I was what others called “the pretty girl” in high school. I played volleyball, was a cheerleader, always on the honor roll, and had great friends, but I always had low self-esteem and never really felt like I belonged even though I couldn’t understand why. I dismissed it as just “being me” even though I can’t really ever say I felt healthy or vibrant at any point in my life as a young woman.
After being on medication nearly my entire teenage life, I finally had a breakdown due to immense depression during the first year of college due to severe grief from a variety of losses in my personal life, including my family splitting up, friends moving away, losing other people that were extremely important to me, trying to decide what I wanted to do with my life, and attempting to cope with the loss of most all security as I knew it.
Within one year, the medication, the way I was eating, and depression had taken a severe toll on me, my health, and sadly, my relationship with food and my body. At this point, I developed many unhealthy eating habits and disordered views on my body and my health.
And although I felt alone and confused, this was the turning point for me on my road to a better life as I began learning to finally love food, health, and myself again. I decided once and for all that it was up to me to take care of myself and that no one could help me do it but me.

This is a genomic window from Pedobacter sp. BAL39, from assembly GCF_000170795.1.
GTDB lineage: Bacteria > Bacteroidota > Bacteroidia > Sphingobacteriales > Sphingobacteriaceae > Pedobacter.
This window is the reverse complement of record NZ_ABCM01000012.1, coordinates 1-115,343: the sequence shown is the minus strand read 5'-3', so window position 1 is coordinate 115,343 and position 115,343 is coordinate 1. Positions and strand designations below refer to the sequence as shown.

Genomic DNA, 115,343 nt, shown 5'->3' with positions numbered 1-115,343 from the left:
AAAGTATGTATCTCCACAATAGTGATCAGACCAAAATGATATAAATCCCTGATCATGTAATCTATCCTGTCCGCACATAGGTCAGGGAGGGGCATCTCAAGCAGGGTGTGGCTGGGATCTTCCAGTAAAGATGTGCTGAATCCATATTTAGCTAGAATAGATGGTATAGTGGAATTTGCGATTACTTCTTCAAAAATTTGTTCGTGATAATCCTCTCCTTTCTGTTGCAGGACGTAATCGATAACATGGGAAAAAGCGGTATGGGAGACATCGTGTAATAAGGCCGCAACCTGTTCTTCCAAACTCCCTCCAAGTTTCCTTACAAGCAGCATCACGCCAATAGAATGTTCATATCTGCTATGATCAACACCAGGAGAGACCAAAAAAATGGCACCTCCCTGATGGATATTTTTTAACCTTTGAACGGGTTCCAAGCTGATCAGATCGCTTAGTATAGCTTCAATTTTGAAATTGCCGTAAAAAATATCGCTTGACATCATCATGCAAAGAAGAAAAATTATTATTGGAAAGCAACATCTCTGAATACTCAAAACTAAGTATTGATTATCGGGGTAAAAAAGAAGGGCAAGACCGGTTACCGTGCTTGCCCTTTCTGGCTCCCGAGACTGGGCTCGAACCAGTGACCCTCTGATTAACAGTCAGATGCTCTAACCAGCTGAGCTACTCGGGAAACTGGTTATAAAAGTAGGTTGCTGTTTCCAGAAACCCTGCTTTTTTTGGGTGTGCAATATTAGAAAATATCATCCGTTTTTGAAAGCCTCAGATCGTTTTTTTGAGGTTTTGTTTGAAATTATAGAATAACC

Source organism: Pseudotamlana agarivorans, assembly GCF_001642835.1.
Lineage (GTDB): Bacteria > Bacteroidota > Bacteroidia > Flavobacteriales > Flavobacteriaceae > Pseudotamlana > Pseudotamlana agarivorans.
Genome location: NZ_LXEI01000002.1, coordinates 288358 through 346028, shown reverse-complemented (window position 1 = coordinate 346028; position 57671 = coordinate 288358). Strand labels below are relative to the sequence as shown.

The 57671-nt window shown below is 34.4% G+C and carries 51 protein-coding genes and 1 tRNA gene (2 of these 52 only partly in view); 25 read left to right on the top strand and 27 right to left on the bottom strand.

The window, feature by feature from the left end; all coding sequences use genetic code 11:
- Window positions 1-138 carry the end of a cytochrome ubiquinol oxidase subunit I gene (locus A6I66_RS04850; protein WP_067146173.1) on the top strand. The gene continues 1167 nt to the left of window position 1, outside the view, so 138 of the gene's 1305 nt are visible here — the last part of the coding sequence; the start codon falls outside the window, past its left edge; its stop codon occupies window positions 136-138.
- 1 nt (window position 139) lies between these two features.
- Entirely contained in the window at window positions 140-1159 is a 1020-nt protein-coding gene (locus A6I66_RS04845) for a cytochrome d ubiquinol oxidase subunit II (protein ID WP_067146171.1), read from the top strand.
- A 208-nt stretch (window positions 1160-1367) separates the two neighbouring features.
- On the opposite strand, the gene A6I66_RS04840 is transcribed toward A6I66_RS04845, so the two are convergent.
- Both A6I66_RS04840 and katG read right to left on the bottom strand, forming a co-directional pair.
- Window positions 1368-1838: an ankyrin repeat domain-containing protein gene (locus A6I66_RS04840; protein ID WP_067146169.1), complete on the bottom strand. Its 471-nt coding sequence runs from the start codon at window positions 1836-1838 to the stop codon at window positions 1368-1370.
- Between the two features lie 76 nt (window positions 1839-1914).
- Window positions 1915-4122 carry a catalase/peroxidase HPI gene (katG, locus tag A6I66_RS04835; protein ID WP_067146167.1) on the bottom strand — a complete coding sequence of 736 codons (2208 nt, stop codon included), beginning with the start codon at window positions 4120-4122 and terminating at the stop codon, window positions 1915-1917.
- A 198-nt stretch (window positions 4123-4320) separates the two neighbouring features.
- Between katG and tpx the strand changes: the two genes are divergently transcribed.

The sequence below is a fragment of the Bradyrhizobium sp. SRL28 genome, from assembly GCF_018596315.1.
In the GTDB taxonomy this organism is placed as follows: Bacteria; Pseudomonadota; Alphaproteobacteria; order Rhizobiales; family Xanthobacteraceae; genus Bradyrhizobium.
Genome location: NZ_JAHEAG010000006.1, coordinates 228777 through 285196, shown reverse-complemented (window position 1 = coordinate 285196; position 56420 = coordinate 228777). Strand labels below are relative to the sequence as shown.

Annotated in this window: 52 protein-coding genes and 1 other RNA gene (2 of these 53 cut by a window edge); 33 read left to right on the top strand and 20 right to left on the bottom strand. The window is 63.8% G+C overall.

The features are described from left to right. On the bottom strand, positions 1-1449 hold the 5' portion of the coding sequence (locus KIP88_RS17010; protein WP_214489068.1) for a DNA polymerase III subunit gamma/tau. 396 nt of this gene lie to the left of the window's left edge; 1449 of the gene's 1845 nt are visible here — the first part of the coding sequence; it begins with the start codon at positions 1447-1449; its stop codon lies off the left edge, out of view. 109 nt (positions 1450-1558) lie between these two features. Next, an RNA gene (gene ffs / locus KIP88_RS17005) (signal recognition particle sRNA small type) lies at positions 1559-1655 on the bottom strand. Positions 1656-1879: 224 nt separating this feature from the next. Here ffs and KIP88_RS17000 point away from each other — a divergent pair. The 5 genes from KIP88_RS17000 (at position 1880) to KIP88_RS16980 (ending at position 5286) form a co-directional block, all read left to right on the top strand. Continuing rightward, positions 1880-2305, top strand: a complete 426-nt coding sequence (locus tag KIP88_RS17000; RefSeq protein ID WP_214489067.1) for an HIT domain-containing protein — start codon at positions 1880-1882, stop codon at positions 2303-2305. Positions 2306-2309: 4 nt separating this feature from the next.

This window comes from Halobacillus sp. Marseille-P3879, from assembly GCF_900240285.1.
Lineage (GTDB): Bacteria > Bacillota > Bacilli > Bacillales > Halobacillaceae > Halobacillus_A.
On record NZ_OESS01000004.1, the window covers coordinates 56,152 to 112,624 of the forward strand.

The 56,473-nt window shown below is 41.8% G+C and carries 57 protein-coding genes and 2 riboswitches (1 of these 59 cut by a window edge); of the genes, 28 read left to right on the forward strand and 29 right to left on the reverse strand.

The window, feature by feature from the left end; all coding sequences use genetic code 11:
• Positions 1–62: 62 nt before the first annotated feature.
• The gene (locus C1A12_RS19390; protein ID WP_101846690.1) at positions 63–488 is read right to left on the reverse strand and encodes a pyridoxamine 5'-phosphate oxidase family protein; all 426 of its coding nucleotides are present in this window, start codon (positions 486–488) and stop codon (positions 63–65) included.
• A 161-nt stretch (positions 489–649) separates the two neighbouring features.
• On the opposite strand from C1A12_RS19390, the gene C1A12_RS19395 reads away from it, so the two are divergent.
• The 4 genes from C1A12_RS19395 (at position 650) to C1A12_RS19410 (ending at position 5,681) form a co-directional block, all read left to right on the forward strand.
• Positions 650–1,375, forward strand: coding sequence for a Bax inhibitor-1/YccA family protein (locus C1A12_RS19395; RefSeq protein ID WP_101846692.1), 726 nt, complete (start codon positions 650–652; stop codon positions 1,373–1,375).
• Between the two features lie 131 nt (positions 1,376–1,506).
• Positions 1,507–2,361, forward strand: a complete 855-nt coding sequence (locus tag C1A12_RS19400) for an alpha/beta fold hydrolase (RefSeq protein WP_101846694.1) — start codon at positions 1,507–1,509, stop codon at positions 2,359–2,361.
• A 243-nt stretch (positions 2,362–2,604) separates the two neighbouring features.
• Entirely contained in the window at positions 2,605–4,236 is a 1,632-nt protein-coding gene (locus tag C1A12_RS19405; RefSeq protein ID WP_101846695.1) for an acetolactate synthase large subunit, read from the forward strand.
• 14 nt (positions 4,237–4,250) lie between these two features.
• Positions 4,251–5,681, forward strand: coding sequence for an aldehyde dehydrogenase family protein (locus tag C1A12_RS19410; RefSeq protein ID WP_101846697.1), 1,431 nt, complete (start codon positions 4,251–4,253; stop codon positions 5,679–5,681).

My Introduction to Holistic Health:
So at just 20 years old, I started a journey I knew nothing about: natural health and healing. Although I’d been a straight-A student all my life, I had to start relying on a whole new type of knowledge I’d never embraced: intuition and self-motivation.
After months of research, in 2005, I chose to pursue a holistic health approach to overcome my seizure disorder and depression based on many studies I found through organizations like John Hopkins Medical University. I actually came across these articles on accident, but after looking into the research I was convinced. At the time, it was known as Atkins for Seizures, however, I didn’t eat a ton of meat, butter, and cheese like the Atkins diet calls for.